Dick Morris, Bill Clinton’s campaign manager, made an arresting comparison between Gore and Clinton’s respective personalities: “In private Gore is what Clinton is like in public. And in public he’s like Clinton in private. When he’s not in front of a microphone, Gore is witty, urbane, informal, empathetic and often subtle, displaying attributes that Clinton reserves for the stage.”

It may sound cheeky, but do you think that Clinton is so charismatic that your lustre was eclipsed by his? “Hmmm, hmmm – well, I never saw it that way. I thought we were an excellent team. I think he’s uncommonly talented as a politician, much as Tony Blair was uncommonly talented, and I think that both Gordon Brown and I have a different set of talents – and someone who is Number Two and in waiting, if you will, is inevitably seen in a different way.”

America, soon to be overtaken by China, is the largest source of global-warming pollution in the world. What will it take to make Americans wake up and believe that global warming is real before it’s too late?

“Well, Sir Winston Churchill said – I’m sure you know the quote – ‘The American people generally do the right thing . . . after first exhausting every available alternative’. And I think we have exhausted the alternatives and we’re now just about ready to do the right thing on climate.”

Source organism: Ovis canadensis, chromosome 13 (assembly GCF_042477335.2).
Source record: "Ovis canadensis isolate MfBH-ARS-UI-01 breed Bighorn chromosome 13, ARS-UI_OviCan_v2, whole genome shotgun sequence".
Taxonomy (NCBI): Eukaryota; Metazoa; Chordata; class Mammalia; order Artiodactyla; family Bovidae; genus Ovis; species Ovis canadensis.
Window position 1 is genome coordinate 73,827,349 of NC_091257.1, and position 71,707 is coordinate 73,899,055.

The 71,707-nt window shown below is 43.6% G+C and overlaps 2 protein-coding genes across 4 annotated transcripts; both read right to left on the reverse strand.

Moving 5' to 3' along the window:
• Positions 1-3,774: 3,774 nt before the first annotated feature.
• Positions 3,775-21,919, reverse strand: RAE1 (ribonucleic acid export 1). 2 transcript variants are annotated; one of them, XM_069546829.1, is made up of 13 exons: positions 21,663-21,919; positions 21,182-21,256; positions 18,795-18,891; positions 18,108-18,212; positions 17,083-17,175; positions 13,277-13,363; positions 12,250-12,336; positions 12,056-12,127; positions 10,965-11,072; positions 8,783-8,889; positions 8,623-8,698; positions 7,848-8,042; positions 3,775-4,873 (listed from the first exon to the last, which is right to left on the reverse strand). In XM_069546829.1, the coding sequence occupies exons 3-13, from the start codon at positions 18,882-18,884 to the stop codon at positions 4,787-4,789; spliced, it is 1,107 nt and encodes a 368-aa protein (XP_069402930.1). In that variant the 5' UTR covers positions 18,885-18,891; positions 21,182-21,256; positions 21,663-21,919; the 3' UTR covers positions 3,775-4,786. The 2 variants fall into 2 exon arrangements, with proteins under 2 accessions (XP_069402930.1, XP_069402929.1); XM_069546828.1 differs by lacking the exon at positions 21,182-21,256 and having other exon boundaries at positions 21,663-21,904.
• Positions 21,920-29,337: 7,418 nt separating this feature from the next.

Lest we feel smug about “those dumb Americans” – and in answer to Bob Geldof’s complaint that tomorrow’s event is just another enormous pop concert and “we’re all f*****g concious of global warming” – it turns out that we’re not as smart as we think we are. Gore points out: “Did you see this morning’s major new MORI poll which shows that in the UK, 56 per cent of the people are notaware that there is a scientific concensus that global warming is caused by human actitivities?” We know from the smoking ban that the unthinkable can become the thinkable overnight. But: “The first establishment of the national consensus on smoking was in 1964,” Gore points out, “and it’s taken that long to convince enough people, one by one, of the need for the new laws on smoking. But we don’t have 40 years left to make enough changes on this issue one by one – so that’s the reason for these mass events like Live Earth worldwide, to speed up that process.

“There’s an old African proverb that says ‘If you want to go quickly, go alone. But if you want to go far, go together’. We have to go far – quickly. And this is just the beginning of a three-year massive campaign.”